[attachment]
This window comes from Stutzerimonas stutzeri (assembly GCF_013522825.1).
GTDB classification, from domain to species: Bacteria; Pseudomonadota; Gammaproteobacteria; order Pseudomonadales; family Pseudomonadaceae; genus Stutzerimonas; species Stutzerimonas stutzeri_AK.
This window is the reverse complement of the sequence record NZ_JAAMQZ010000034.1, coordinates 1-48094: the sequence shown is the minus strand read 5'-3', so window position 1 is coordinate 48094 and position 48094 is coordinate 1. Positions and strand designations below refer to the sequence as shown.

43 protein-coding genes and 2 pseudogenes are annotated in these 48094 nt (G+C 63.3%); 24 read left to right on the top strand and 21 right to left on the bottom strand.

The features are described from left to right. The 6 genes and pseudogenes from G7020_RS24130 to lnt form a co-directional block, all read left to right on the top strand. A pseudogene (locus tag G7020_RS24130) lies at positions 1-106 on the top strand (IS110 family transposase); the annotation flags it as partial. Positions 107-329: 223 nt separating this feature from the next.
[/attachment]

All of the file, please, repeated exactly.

This window comes from Stutzerimonas stutzeri (assembly GCF_013522825.1).
GTDB classification, from domain to species: Bacteria; Pseudomonadota; Gammaproteobacteria; order Pseudomonadales; family Pseudomonadaceae; genus Stutzerimonas; species Stutzerimonas stutzeri_AK.
This window is the reverse complement of the sequence record NZ_JAAMQZ010000034.1, coordinates 1-48094: the sequence shown is the minus strand read 5'-3', so window position 1 is coordinate 48094 and position 48094 is coordinate 1. Positions and strand designations below refer to the sequence as shown.

43 protein-coding genes and 2 pseudogenes are annotated in these 48094 nt (G+C 63.3%); 24 read left to right on the top strand and 21 right to left on the bottom strand.

The features are described from left to right. The 6 genes and pseudogenes from G7020_RS24130 to lnt form a co-directional block, all read left to right on the top strand. A pseudogene (locus tag G7020_RS24130) lies at positions 1-106 on the top strand (IS110 family transposase); the annotation flags it as partial. Positions 107-329: 223 nt separating this feature from the next.